The Scotichronicon is a 15th-century chronicle or legendary account, by the Scottish historian Walter Bower. It is a continuation of historian-priest John of Fordun's earlier work Chronica Gentis Scotorum beginning with the founding of Ireland and thereby Scotland by Scota with Goídel Glas.

The founders of Scotland of medieval legend, Scota with Goídel Glas, voyaging from Egypt, as depicted in a 15th-century manuscript of the Scotichronicon


The National Library of Scotland has called it "probably the most important medieval account of early Scottish history", noting that it provides both a strong expression of national identity and a window into the world view of medieval commentators.[1]

The text includes a reference to "the famous murderer, Robin Hood, as well as Little John", one of the earliest records of Robin Hood and Little John. The reference is found, in Latin, under year 1266.[2]

The workEdit

Depiction of the coronation of Alexander III on Moot Hill, Scone

Bower began the work in 1440 at the request of a neighbour, Sir David Stewart of Rosyth. The completed work, in its original form, consists of 16 books, of which the first five and a portion of the sixth (to 1163) are Fordun's—or mainly his, for Bower added to them at places. In the later books, down to the reign of Robert I (1371), he was aided by Fordun's Gesta Annalia, but from that point to the close, the work is original and of contemporary importance, especially for James I, with whose death it ends. The task was finished in 1447.


Bower has been described as a less competent chronicler than Fordun, with one commenter calling him "garrulous, irrelevant and inaccurate" and noting that he "makes every important occurrence an excuse for a long-winded moral discourse".[3]


Bower engaged in a reduction or "abridgment" of the Scotichronicon in the last two years of his life, which is known as the Book of Cupar, and which is preserved in the Advocates' library, Edinburgh (MS. 35. 1. 7). Other abridgments, not by Bower, were made about the same time, one about 1450 (perhaps by Patrick Russell, a Carthusian of Perth) preserved in the Advocates' library (MS. 35. 6. 7) and another in 1461 by an unknown writer, also preserved in the same collection (MS. 35. 5. 2). Copies of the full text of the Scotichronicon, by different scribes, are extant. There are two in the British Library, in The Black Book of Paisley,[4] and in Harl. MS. 712; one in the Advocates' library, from which Walter Goodall printed his edition (Edinburgh, 1759), and one in the library of Corpus Christi College, Cambridge.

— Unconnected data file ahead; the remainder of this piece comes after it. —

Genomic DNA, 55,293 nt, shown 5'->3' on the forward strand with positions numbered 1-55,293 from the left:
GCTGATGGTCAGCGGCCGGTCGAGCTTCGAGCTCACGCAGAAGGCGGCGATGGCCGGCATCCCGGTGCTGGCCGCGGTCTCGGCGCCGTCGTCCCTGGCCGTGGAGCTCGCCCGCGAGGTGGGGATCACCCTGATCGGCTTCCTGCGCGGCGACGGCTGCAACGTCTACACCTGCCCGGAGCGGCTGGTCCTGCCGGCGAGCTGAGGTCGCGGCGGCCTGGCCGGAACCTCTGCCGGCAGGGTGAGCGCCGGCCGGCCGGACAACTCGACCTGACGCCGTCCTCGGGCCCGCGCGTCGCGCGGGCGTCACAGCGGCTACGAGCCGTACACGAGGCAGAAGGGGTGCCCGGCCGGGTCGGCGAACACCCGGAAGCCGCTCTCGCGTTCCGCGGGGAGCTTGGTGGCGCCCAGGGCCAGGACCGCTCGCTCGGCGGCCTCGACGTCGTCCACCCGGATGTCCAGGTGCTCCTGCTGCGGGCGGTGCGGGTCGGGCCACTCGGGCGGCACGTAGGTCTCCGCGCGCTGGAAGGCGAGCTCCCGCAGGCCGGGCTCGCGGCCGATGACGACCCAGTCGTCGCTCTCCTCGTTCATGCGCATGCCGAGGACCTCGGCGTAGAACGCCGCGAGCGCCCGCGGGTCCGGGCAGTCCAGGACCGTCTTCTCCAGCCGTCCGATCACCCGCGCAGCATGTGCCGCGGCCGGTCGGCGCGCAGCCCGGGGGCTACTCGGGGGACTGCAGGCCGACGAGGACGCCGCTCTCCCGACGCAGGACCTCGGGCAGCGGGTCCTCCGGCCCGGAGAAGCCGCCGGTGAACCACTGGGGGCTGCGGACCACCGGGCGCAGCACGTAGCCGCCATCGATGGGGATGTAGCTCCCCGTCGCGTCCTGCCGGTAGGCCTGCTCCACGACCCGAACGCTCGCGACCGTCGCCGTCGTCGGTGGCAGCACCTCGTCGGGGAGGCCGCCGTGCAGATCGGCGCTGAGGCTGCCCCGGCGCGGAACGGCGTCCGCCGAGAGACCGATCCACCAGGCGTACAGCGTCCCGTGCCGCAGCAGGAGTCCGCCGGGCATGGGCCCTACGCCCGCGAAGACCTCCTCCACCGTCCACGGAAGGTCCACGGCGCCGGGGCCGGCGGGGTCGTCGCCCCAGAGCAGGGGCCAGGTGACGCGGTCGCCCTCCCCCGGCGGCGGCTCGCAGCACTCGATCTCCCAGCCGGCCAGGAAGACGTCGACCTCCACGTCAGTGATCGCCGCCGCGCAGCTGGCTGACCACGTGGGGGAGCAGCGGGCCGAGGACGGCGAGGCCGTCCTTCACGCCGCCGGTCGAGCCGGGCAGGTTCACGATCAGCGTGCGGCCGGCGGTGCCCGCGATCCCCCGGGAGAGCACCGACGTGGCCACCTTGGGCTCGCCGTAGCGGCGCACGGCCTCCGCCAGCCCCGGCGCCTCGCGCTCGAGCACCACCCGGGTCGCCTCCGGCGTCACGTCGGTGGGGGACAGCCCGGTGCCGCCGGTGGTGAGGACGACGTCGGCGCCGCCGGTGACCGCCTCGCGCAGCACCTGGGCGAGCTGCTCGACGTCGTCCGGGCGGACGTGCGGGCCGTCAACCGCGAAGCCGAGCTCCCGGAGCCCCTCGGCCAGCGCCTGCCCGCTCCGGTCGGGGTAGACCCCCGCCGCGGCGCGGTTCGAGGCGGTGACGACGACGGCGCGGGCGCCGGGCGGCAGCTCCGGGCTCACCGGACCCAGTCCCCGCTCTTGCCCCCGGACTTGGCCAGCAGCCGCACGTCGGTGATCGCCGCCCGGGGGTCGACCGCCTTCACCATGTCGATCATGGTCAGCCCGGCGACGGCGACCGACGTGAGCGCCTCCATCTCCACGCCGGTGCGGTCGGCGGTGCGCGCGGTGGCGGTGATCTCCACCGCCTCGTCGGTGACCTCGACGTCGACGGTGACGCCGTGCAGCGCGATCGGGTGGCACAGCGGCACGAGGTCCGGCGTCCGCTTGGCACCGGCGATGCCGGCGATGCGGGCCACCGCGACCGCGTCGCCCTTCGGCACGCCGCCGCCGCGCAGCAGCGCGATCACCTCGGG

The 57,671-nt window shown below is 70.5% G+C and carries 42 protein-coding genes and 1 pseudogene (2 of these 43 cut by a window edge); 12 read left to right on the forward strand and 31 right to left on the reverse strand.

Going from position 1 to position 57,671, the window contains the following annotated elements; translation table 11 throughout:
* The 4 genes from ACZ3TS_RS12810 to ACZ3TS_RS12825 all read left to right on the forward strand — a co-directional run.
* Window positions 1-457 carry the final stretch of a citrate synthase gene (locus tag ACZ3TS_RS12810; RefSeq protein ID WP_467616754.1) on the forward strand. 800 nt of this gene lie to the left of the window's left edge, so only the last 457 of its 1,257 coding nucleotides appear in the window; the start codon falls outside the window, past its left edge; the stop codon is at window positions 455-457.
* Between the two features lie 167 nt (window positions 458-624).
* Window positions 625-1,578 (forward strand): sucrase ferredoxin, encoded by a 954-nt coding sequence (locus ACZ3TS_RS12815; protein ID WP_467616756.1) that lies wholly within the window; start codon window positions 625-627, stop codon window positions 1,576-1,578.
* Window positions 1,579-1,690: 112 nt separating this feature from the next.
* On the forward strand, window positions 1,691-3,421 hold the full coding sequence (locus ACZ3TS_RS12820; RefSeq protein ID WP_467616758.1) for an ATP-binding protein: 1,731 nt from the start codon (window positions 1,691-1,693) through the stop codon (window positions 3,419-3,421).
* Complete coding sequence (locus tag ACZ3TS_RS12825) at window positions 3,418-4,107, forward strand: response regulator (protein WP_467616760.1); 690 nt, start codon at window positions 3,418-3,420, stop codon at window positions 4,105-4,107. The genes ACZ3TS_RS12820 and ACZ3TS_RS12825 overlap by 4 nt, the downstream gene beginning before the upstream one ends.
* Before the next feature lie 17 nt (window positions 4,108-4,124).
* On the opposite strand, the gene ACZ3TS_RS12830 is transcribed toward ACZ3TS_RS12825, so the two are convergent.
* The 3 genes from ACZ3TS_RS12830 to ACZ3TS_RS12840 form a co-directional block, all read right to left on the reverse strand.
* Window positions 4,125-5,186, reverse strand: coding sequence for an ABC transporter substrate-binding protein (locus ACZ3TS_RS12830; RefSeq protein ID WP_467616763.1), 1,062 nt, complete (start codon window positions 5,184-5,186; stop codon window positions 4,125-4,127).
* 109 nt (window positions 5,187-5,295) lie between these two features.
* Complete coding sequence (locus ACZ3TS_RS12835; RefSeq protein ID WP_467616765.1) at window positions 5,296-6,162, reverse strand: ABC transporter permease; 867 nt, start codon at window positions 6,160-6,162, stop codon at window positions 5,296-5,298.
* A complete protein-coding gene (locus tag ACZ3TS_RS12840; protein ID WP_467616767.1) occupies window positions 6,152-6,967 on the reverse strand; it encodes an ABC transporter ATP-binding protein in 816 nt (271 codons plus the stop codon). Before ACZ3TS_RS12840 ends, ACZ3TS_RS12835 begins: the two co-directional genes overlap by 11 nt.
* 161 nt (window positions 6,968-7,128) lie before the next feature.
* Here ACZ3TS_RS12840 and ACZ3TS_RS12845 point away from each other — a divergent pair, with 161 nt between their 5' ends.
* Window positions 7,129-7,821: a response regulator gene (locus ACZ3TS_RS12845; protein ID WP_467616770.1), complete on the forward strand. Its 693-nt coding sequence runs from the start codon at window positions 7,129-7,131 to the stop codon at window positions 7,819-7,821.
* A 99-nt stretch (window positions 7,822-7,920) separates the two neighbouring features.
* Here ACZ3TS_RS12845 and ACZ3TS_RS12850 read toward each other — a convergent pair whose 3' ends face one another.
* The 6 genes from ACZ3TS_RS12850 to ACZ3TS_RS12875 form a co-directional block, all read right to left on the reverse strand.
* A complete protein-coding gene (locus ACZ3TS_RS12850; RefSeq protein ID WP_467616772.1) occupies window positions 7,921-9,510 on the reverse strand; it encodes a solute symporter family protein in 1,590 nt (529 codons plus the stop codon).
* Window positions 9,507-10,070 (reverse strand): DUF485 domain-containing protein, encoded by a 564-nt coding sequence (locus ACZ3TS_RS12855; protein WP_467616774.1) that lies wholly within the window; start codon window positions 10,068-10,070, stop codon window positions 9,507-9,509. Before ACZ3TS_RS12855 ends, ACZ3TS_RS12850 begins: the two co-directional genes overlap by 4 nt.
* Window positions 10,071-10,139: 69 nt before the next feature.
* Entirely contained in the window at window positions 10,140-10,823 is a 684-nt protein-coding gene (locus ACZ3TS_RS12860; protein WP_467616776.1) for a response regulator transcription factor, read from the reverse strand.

See alsoEdit

  Media related to Scotichronicon at Wikimedia Commons


  1. ^ "1454 - Scotichronicon". National Library of Scotland. Archived from the original on 2007-10-20. Retrieved 2008-01-05.
  2. ^ Shakespeare's England. "The real Robin Hood". Archived from the original on 2012-05-22. Retrieved 2012-06-26.
  3. ^ Ward, A.W.; A. R. Waller (2000). The Cambridge History of English and American Literature. 2. New York:
  4. ^ "Colophon And A List Of Scottish Monasteries, In The 'Black Book of Paisley'". British Library. Retrieved 15 December 2014.